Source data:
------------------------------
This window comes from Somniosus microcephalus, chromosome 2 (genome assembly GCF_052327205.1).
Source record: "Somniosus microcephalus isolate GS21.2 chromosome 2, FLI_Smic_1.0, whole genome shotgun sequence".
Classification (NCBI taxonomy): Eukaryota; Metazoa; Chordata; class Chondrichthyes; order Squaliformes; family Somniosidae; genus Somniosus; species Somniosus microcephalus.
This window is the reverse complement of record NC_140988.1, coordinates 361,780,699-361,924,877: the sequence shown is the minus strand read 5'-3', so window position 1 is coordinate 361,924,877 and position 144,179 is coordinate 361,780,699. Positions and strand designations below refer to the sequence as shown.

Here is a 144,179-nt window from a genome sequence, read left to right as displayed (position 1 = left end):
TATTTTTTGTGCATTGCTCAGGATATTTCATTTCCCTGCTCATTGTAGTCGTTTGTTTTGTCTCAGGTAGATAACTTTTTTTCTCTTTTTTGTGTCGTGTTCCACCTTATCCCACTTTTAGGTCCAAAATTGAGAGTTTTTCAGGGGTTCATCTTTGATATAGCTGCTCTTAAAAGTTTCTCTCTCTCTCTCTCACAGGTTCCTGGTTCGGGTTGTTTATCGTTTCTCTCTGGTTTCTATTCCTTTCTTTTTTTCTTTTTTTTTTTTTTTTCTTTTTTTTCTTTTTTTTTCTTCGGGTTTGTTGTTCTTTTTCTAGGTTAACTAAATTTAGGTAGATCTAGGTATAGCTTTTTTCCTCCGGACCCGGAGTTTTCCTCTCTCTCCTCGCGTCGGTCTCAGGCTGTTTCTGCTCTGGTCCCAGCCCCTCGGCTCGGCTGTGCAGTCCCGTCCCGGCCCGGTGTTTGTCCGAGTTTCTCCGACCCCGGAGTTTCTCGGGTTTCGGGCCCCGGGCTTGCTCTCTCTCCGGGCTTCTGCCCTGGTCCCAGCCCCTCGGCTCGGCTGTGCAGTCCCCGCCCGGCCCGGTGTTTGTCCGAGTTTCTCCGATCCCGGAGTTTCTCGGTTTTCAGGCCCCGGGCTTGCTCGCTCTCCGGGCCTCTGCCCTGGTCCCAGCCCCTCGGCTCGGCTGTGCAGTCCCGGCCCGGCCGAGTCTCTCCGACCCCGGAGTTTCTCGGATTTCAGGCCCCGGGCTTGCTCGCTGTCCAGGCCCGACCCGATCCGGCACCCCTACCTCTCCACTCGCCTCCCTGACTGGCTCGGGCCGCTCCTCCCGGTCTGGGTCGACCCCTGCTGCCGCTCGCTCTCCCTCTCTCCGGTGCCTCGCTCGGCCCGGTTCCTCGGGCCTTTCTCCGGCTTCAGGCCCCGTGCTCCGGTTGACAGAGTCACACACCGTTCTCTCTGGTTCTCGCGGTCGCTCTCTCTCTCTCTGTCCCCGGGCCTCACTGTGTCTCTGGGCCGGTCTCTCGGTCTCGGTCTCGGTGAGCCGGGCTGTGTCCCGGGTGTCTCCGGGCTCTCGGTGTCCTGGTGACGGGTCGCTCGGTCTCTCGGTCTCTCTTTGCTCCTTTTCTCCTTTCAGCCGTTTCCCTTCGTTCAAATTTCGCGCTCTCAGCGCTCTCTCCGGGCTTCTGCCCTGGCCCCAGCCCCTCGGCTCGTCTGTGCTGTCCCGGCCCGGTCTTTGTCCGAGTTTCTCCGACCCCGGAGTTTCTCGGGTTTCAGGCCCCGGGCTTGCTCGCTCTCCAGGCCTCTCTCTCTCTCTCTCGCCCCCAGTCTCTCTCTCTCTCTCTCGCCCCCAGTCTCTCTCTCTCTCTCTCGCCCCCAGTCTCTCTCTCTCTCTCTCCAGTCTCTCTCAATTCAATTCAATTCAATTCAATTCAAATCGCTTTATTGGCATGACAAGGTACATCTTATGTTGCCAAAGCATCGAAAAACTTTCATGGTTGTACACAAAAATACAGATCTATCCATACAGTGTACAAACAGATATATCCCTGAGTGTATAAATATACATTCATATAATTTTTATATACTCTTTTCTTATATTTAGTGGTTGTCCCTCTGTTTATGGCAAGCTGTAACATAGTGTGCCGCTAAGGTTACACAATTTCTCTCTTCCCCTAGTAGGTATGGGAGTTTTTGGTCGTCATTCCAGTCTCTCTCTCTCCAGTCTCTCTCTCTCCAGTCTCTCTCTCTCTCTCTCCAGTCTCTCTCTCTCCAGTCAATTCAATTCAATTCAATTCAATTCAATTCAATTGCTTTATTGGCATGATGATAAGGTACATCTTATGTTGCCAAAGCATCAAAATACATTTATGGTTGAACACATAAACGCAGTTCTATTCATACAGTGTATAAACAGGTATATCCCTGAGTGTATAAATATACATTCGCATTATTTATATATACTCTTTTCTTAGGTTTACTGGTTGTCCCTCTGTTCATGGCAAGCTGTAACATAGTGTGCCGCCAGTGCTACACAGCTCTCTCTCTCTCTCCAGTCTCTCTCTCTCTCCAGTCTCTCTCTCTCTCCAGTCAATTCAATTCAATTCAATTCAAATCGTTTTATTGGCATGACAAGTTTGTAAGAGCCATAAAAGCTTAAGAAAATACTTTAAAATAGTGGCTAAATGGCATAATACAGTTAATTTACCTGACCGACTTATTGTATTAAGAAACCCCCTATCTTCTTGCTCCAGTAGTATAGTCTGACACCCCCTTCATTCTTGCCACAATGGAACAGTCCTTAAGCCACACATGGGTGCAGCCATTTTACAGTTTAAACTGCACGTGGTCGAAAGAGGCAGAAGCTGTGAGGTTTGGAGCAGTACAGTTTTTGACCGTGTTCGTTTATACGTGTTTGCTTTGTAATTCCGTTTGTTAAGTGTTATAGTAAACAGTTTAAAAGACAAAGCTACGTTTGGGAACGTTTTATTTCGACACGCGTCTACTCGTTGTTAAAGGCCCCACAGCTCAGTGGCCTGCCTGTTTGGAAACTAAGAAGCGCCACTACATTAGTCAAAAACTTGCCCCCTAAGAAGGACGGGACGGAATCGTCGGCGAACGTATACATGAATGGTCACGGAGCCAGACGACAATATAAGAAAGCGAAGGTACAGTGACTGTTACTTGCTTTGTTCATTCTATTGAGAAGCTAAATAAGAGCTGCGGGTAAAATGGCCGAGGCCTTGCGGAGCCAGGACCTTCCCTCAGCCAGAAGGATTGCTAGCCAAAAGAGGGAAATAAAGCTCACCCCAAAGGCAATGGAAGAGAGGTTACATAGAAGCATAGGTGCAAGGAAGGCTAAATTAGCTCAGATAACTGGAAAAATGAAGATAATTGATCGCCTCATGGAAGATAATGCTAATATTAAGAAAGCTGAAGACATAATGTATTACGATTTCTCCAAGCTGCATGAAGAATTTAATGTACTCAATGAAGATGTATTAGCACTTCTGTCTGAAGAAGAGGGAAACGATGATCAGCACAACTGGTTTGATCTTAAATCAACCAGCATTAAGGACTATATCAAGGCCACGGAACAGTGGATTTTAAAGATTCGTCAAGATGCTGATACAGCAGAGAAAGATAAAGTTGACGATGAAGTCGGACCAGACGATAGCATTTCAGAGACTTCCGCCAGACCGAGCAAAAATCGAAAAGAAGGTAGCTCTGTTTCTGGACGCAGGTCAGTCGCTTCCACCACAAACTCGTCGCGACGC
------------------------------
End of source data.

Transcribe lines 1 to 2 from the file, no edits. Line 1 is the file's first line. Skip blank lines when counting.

This window comes from Somniosus microcephalus, chromosome 2 (genome assembly GCF_052327205.1).
Source record: "Somniosus microcephalus isolate GS21.2 chromosome 2, FLI_Smic_1.0, whole genome shotgun sequence".